GHOST AND GHOUL by T.C. Lethbridge

GHOST AND GHOUL

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KIRKUS REVIEW

Here's a sort of thousand-and-one-nights-with-ESP; English archaeologist T.C. Lethbridge makes an odd Scheherazade, but his tales and/or investigations, mostly personal, prove a bizarre hunting ground for intellectual way-outers. The author has seen 2 ghosts, 1 in 1922 Cambridge, the other in 1959 Hole Mill; someone transmitted them, Lethbridge being merely on the right wave length at the right time. These ghosts are but ""pictures produced by human minds"" -- paranormal rather than supernatural. He has known haunted places (chill-sensation of someone wanting to ditch him from a cliff), poltergeists (invisible, irrational forces given to throwing fits), ghouls (a Canon sees a horribly hairy figure emerge; he exorcises it), magic (witch doctor's bones bring strange deaths to all involved), foreknowledge (""the future can exist in minds in minute detail""), couvade (pain transference between man and wife). All these parapsychological phenomena (clairvoyance, psychometry, psychokinesis) concern an electromagnetic force called Resonance which issues instantaneous telepathic ""empathy"" or warning; animals, e.g. live by it. According to Lethbridge modern science's melting pot is swirling with the ""unknown""; his own brew should certainly bewitch the believers, baffle and bemuse the infidel.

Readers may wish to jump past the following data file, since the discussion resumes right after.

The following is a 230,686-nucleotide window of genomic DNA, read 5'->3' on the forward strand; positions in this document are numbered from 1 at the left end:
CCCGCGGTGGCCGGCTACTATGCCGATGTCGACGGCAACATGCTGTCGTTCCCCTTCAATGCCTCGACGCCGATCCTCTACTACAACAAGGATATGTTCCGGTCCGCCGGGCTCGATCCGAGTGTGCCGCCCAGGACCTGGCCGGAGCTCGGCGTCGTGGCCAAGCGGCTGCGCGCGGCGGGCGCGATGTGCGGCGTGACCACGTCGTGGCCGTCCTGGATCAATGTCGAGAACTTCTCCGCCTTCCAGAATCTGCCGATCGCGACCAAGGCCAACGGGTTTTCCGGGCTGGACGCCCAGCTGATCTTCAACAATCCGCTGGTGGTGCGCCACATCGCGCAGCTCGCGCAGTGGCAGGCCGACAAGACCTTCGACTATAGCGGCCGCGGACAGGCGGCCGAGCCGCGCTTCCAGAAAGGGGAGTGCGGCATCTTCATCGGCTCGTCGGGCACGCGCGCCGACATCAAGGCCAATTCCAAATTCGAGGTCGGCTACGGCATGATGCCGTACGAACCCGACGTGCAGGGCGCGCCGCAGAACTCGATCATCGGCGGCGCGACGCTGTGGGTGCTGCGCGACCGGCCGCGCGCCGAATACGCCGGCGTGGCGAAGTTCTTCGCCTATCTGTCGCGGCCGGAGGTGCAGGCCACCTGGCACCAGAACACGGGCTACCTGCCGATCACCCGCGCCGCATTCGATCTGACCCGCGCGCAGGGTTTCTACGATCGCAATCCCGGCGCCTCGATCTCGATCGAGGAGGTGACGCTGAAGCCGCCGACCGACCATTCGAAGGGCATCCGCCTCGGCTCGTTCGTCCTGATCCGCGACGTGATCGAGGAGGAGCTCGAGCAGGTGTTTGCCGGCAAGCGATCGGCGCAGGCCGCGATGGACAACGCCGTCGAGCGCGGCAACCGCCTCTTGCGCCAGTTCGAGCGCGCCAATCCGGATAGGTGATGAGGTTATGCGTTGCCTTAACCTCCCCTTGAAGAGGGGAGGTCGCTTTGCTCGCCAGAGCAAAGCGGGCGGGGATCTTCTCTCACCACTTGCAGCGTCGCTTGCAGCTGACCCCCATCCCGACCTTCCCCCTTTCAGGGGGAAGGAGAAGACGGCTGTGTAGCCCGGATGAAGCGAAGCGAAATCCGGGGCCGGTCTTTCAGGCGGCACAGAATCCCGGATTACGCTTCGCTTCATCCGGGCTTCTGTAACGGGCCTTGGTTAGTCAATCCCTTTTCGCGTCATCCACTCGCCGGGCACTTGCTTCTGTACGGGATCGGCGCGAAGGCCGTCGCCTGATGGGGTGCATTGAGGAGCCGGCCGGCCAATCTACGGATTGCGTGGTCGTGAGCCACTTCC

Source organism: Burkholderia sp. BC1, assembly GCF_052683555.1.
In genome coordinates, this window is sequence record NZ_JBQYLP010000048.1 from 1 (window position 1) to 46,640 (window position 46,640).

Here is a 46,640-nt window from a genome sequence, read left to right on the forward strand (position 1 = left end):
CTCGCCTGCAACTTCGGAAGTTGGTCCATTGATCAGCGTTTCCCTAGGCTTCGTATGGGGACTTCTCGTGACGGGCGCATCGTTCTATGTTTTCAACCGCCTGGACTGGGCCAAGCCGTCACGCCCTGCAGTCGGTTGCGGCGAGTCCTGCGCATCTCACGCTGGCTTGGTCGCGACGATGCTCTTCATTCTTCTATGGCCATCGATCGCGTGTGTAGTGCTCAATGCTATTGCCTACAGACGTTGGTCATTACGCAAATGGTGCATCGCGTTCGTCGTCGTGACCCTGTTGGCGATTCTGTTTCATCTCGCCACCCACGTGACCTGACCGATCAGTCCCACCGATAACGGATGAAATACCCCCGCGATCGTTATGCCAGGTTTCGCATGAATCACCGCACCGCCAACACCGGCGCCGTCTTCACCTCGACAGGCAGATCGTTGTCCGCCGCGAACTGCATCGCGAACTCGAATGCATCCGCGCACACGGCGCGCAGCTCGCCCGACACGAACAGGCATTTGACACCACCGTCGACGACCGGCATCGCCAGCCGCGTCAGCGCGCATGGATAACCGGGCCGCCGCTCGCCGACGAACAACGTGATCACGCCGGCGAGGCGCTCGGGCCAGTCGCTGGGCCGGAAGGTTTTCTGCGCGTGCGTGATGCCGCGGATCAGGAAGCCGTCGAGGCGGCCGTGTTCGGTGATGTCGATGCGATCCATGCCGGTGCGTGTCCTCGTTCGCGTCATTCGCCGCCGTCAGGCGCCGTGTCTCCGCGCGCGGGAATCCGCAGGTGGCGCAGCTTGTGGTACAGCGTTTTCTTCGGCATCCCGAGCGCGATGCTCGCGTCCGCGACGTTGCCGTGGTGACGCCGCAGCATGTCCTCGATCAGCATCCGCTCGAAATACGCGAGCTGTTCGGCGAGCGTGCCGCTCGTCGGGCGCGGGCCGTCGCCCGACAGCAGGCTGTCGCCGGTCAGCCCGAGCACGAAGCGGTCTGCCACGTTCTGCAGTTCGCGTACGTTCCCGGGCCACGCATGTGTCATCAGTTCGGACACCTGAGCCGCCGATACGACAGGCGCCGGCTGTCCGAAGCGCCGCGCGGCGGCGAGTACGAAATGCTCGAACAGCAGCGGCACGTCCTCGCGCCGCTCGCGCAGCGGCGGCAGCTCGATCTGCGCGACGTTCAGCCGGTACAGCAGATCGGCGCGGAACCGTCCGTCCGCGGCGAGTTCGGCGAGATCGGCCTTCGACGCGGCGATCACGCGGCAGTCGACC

Pub Date: July 6th, 1962
Publisher: Doubleday